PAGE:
|California's Scorpionfish (Sculpin)|
is a large state, the 3rd largest in the U.S.A., and depending on where
you go, can range broadly in habitat type and, also, climate. For this
reason, California plays host to a huge variety of fish. Fishes are
aquatic vertebrates that have fins, gills and scales. Gills are the part
of the respiratory system that provide surface area for exchanging
oxygen and carbon dioxide under water.
California fish species reside in freshwater and coastal/marine waters. Freshwater fish are fishes that live at least part, if not all, of their lives in bodies of fresh water with a salinity of less than .05%. Forty-one percent of all known fish species are found in freshwater.
The California scorpionfish is commonly called sculpin although also called scorpion fish and little poker. A type of rockfish sculpin are stocky and slightly compressed. The head and mouth are large, as are the pectoral fins. The color is red to brown, with dark blotches and spotting over the body and fins.
The sculpin occurs between Uncle Sam Bank, Baja California, and Santa Cruz, California, with an isolated population in the Gulf of California. They are caught over hard, rocky bottoms at depths ranging from just below the surface to 600 feet. Some may occasionally be taken over sand or mud bottoms..
Sculpin fish are any of the numerous, usually small fish of the family Cottidae (order Scorpaeniformes), found in both salt water and fresh water, principally in northern regions of the world. Sculpins are elongated, tapered fish, usually with wide, heavy heads. The gill covers have one or more spines, the pectoral fins are large and fanlike, and the skin is either naked or provided with small spines.The diet of the sculpin includes crab, squid, octopus, fishes and shrimp.
Sculpin first spawn when they are 3 or 4 years, and they may live 15 years or longer. Spawning takes place from April through August, and probably occurs at night. The eggs are embedded in the gelatinous walls of hollow, pear shaped egg-balloons. The paired egg-balloons, each 5 to 10 inches long are joined at their small ends. The walls of these "balloons" are about 0.1 inch thick, transparent or greenish in color, and contain a single layer of eggs. Each egg is about 0.05 inch in diameter. The "balloons" are released at the bottom of the sea and rise rapidly to the surface. The eggs hatch within 5 days.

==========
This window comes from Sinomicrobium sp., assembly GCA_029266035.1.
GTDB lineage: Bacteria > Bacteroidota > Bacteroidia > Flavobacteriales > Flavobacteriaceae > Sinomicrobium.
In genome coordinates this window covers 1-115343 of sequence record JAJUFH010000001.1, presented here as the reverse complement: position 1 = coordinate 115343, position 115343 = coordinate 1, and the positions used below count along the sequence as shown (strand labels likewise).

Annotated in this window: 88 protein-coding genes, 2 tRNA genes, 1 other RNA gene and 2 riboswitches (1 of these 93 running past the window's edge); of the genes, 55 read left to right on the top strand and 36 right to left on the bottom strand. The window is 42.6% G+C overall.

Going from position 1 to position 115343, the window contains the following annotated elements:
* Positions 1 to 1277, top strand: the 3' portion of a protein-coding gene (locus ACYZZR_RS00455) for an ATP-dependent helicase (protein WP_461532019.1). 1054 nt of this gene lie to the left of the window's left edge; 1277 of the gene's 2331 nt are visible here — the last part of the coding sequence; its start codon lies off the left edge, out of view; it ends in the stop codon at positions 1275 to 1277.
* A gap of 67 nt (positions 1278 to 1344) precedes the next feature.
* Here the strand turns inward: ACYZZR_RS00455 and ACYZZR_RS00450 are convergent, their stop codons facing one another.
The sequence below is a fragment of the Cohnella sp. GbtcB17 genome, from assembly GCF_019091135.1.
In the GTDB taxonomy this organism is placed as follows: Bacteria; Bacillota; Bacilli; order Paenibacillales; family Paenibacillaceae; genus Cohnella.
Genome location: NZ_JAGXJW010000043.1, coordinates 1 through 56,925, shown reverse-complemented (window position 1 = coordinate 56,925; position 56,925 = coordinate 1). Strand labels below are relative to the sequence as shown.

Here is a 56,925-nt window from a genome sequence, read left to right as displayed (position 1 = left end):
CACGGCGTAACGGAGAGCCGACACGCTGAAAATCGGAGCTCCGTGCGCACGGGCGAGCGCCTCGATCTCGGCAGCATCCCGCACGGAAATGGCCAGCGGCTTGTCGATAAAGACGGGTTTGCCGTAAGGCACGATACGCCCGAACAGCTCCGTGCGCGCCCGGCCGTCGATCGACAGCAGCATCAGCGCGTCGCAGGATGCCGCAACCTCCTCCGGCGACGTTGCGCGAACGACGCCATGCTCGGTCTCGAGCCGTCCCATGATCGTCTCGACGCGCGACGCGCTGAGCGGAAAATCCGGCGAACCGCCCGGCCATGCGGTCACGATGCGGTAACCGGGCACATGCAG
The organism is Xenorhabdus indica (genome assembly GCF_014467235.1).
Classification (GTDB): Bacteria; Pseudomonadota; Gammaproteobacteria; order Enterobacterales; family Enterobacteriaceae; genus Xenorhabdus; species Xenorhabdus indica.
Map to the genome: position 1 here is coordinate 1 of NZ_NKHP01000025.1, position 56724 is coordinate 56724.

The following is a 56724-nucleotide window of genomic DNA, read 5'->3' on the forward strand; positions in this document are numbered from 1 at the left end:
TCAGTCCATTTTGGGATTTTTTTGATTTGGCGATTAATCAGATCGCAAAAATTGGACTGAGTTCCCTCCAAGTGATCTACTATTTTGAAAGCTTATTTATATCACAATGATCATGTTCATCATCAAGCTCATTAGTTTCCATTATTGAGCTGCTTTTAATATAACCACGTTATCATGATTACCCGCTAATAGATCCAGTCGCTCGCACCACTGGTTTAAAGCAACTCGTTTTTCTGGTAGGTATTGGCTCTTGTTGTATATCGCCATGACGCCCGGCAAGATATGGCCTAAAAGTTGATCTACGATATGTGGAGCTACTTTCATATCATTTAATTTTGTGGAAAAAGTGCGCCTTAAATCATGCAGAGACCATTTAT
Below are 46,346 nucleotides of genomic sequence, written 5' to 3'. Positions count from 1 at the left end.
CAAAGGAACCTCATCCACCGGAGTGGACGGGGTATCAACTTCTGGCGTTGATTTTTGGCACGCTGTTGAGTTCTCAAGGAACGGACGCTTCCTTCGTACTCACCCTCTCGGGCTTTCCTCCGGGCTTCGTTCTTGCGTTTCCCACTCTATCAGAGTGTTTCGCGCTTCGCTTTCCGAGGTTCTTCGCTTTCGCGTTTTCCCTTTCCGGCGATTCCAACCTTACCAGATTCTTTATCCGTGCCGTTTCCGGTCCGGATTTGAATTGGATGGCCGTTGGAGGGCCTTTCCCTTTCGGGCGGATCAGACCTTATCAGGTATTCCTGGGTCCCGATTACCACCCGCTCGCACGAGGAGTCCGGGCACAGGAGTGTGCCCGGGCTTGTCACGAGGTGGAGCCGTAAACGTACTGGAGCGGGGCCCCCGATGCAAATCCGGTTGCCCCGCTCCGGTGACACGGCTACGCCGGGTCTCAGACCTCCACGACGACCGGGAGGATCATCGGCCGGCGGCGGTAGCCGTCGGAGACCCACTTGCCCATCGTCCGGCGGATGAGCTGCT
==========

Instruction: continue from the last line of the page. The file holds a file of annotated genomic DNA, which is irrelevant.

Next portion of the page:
California scorpionfish, known locally as sculpin, are an important part of the commercial and sport fishery in southern California, especially within the Los Angeles port complex. In the recreational fishery, they are taken primarily aboard commercial passenger fishing vessels
Although scorpionfish are most common around rocky areas and reef areas, they can be caught at almost every oceanfront pier in Southern California. Best piers are Balboa Pier, Newport Pier, Hermosa Beach Pier, the Redondo Harbor Sportfishing Pier, Green Pleasure Pier in Avalon, and the Cabrillo Pier.
The scorpionfish are venomous and their sting hurts. These fish are delicious to eat and can be fun to catch, but handle with extreme care. California scorpionfish are the most venomous member of the family found in California.
Its dorsal, pelvic and anal fin spines are associated with venom glands and are capable of causing an extremely painful wound. Penetration of the skin by any of these spines may be serious. If handled in a careless manner and a puncture wound occurs, there will usually be intense pain and perhaps swelling, which should subside after a few hours.
Many treatments have been used for sculpin stings, but immersion of the affected part in very hot water seems to be the most effective. Multiple punctures can be quite serious, producing shock, respiratory distress or abnormal heart action and may require hospitalization of the victim.
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